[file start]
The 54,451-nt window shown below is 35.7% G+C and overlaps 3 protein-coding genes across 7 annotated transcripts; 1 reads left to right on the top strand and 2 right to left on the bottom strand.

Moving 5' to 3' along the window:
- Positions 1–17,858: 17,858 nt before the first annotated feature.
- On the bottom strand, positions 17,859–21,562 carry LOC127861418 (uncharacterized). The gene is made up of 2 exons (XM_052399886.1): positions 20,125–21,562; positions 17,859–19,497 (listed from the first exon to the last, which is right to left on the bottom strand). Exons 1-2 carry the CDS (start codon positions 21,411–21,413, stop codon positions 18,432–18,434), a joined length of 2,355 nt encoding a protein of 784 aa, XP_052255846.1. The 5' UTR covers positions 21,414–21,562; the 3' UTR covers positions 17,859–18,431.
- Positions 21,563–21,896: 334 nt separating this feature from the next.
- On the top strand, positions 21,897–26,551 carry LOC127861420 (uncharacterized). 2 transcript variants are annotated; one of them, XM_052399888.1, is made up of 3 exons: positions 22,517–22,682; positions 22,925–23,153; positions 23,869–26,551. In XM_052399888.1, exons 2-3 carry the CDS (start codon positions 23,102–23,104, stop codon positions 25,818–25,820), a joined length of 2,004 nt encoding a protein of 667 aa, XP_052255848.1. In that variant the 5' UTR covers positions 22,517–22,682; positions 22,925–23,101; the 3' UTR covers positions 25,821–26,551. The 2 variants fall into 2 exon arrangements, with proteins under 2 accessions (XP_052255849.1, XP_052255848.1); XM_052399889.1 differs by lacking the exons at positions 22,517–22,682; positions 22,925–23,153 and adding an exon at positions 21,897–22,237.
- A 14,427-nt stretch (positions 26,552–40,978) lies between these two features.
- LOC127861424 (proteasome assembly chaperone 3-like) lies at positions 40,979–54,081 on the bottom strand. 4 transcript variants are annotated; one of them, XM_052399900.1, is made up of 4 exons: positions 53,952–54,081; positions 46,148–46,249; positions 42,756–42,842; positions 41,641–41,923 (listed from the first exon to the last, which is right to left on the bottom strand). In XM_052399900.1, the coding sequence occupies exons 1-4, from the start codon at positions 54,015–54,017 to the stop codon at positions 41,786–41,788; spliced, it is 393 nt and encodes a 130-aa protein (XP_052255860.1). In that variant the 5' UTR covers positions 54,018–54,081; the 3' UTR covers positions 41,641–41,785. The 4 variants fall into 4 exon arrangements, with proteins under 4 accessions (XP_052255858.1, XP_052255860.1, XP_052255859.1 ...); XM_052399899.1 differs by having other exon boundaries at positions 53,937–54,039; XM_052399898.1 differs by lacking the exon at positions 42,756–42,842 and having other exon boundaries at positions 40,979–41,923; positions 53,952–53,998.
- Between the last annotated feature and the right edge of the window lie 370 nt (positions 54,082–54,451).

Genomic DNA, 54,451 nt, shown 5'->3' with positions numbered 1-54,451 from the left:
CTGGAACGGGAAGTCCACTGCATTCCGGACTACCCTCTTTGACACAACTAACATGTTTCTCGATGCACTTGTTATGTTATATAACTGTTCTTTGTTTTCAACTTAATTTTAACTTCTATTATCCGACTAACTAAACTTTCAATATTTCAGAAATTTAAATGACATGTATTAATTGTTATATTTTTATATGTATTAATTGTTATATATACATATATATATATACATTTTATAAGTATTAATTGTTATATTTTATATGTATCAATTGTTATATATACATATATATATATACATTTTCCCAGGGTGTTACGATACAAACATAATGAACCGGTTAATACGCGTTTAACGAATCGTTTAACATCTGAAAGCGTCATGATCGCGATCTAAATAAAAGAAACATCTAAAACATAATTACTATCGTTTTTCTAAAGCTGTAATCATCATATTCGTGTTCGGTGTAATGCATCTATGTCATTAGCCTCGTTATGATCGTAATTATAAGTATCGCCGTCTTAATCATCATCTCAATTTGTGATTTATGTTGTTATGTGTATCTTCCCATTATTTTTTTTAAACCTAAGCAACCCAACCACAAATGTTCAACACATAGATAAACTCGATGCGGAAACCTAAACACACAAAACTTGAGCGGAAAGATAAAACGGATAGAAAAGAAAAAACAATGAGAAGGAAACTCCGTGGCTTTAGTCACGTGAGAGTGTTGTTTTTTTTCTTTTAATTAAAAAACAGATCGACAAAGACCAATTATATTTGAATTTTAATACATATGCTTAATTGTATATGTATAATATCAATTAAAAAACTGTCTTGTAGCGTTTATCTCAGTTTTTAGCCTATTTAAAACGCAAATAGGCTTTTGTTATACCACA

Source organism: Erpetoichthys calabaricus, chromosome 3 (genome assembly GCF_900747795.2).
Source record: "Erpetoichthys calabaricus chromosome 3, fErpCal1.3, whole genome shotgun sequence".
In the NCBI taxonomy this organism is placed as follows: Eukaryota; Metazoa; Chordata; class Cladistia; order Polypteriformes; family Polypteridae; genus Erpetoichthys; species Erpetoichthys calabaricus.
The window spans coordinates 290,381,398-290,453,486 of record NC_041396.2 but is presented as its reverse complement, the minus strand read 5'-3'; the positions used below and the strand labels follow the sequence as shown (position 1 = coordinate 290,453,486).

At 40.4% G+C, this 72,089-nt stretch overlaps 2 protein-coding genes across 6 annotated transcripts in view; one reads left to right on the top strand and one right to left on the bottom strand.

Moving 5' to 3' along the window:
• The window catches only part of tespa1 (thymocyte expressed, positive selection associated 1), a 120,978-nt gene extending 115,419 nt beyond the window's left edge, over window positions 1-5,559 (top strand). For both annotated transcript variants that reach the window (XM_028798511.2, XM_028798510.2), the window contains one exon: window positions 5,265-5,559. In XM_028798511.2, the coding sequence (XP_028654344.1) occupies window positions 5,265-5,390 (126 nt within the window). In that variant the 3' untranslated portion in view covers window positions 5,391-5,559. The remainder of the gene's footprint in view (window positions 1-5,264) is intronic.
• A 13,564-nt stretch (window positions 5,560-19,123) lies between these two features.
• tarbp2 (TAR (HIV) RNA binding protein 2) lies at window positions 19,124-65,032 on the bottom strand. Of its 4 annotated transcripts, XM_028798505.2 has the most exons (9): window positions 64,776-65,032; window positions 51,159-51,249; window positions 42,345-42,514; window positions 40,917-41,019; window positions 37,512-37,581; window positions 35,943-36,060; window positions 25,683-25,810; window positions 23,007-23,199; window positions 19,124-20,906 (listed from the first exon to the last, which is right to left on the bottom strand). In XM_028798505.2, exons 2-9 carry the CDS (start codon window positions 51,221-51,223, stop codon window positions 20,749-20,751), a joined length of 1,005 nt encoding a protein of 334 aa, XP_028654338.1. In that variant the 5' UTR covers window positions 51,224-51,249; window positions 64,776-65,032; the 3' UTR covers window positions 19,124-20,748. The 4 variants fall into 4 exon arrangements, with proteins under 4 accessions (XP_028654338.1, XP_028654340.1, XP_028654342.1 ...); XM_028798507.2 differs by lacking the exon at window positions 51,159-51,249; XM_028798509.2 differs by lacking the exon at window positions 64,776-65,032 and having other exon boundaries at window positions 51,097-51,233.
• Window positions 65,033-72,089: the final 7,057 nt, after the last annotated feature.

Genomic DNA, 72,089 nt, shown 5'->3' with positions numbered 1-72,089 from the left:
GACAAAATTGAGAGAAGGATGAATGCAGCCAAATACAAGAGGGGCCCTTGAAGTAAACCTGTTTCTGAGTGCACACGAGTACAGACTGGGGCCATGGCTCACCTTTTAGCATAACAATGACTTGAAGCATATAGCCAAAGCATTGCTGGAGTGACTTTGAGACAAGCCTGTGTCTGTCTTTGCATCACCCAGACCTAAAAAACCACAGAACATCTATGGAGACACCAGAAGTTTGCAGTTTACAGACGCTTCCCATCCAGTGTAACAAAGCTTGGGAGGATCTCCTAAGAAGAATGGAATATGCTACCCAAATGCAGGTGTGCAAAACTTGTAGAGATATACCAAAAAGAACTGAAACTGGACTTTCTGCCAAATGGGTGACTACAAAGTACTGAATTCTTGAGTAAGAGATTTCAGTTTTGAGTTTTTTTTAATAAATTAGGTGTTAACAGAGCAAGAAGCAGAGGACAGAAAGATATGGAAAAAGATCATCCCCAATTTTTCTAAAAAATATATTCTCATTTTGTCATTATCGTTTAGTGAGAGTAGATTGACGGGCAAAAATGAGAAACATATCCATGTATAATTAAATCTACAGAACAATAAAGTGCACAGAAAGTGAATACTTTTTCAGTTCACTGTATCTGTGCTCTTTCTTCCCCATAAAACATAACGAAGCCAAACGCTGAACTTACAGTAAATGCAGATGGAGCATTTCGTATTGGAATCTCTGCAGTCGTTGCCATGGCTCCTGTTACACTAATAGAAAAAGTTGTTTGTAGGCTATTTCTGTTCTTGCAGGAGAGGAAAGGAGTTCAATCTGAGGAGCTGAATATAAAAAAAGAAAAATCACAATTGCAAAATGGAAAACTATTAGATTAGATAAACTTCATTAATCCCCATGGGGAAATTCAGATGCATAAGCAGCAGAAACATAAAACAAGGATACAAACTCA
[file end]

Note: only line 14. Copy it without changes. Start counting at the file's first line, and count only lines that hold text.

In the NCBI taxonomy this organism is placed as follows: Eukaryota; Metazoa; Chordata; class Cladistia; order Polypteriformes; family Polypteridae; genus Erpetoichthys; species Erpetoichthys calabaricus.